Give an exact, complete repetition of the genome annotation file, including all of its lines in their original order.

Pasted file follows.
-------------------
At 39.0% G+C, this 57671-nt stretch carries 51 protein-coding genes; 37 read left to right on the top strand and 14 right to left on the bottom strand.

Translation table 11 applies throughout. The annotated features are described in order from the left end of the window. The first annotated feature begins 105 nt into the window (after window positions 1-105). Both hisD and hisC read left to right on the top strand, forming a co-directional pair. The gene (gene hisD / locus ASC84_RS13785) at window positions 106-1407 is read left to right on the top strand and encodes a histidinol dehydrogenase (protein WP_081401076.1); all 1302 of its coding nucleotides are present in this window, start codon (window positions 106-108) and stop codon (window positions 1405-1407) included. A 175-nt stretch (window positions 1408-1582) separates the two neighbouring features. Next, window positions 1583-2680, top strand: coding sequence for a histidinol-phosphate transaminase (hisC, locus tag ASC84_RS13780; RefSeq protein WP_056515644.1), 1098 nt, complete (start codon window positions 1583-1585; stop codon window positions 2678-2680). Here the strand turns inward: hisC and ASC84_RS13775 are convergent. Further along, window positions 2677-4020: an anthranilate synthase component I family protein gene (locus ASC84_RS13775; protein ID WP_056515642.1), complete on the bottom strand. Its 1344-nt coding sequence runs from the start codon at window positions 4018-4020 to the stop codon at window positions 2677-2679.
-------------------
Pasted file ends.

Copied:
At 39.0% G+C, this 57671-nt stretch carries 51 protein-coding genes; 37 read left to right on the top strand and 14 right to left on the bottom strand.

Translation table 11 applies throughout. The annotated features are described in order from the left end of the window. The first annotated feature begins 105 nt into the window (after window positions 1-105). Both hisD and hisC read left to right on the top strand, forming a co-directional pair. The gene (gene hisD / locus ASC84_RS13785) at window positions 106-1407 is read left to right on the top strand and encodes a histidinol dehydrogenase (protein WP_081401076.1); all 1302 of its coding nucleotides are present in this window, start codon (window positions 106-108) and stop codon (window positions 1405-1407) included. A 175-nt stretch (window positions 1408-1582) separates the two neighbouring features. Next, window positions 1583-2680, top strand: coding sequence for a histidinol-phosphate transaminase (hisC, locus tag ASC84_RS13780; RefSeq protein WP_056515644.1), 1098 nt, complete (start codon window positions 1583-1585; stop codon window positions 2678-2680). Here the strand turns inward: hisC and ASC84_RS13775 are convergent. Further along, window positions 2677-4020: an anthranilate synthase component I family protein gene (locus ASC84_RS13775; protein ID WP_056515642.1), complete on the bottom strand. Its 1344-nt coding sequence runs from the start codon at window positions 4018-4020 to the stop codon at window positions 2677-2679.